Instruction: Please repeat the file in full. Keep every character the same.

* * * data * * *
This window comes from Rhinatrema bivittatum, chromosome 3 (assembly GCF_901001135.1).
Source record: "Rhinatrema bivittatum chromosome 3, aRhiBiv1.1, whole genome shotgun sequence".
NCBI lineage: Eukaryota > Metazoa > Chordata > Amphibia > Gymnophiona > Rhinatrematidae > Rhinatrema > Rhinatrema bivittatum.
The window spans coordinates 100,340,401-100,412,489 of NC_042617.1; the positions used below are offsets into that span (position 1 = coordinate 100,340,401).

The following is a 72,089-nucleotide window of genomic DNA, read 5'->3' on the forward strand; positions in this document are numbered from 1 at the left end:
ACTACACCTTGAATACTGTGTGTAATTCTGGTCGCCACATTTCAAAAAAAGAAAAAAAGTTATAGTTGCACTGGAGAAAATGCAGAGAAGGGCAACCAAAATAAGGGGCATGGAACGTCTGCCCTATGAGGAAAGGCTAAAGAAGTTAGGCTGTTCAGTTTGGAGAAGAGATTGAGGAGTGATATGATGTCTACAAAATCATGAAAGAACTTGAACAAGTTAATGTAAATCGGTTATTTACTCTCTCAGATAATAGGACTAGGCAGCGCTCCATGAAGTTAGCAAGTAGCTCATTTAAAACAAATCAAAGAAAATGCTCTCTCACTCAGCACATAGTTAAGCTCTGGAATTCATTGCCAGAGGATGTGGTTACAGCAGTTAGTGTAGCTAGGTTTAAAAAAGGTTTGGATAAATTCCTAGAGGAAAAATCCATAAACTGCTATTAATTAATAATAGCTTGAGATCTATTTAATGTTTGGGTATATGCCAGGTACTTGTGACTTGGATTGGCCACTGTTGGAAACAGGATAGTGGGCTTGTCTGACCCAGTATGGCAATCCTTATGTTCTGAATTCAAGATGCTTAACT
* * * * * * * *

This window comes from Rhinatrema bivittatum, chromosome 3 (assembly GCF_901001135.1).
Source record: "Rhinatrema bivittatum chromosome 3, aRhiBiv1.1, whole genome shotgun sequence".
NCBI lineage: Eukaryota > Metazoa > Chordata > Amphibia > Gymnophiona > Rhinatrematidae > Rhinatrema > Rhinatrema bivittatum.
The window spans coordinates 100,340,401-100,412,489 of NC_042617.1; the positions used below are offsets into that span (position 1 = coordinate 100,340,401).

The following is a 72,089-nucleotide window of genomic DNA, read 5'->3' on the forward strand; positions in this document are numbered from 1 at the left end:
ACTACACCTTGAATACTGTGTGTAATTCTGGTCGCCACATTTCAAAAAAAGAAAAAAAGTTATAGTTGCACTGGAGAAAATGCAGAGAAGGGCAACCAAAATAAGGGGCATGGAACGTCTGCCCTATGAGGAAAGGCTAAAGAAGTTAGGCTGTTCAGTTTGGAGAAGAGATTGAGGAGTGATATGATGTCTACAAAATCATGAAAGAACTTGAACAAGTTAATGTAAATCGGTTATTTACTCTCTCAGATAATAGGACTAGGCAGCGCTCCATGAAGTTAGCAAGTAGCTCATTTAAAACAAATCAAAGAAAATGCTCTCTCACTCAGCACATAGTTAAGCTCTGGAATTCATTGCCAGAGGATGTGGTTACAGCAGTTAGTGTAGCTAGGTTTAAAAAAGGTTTGGATAAATTCCTAGAGGAAAAATCCATAAACTGCTATTAATTAATAATAGCTTGAGATCTATTTAATGTTTGGGTATATGCCAGGTACTTGTGACTTGGATTGGCCACTGTTGGAAACAGGATAGTGGGCTTGTCTGACCCAGTATGGCAATCCTTATGTTCTGAATTCAAGATGCTTAACT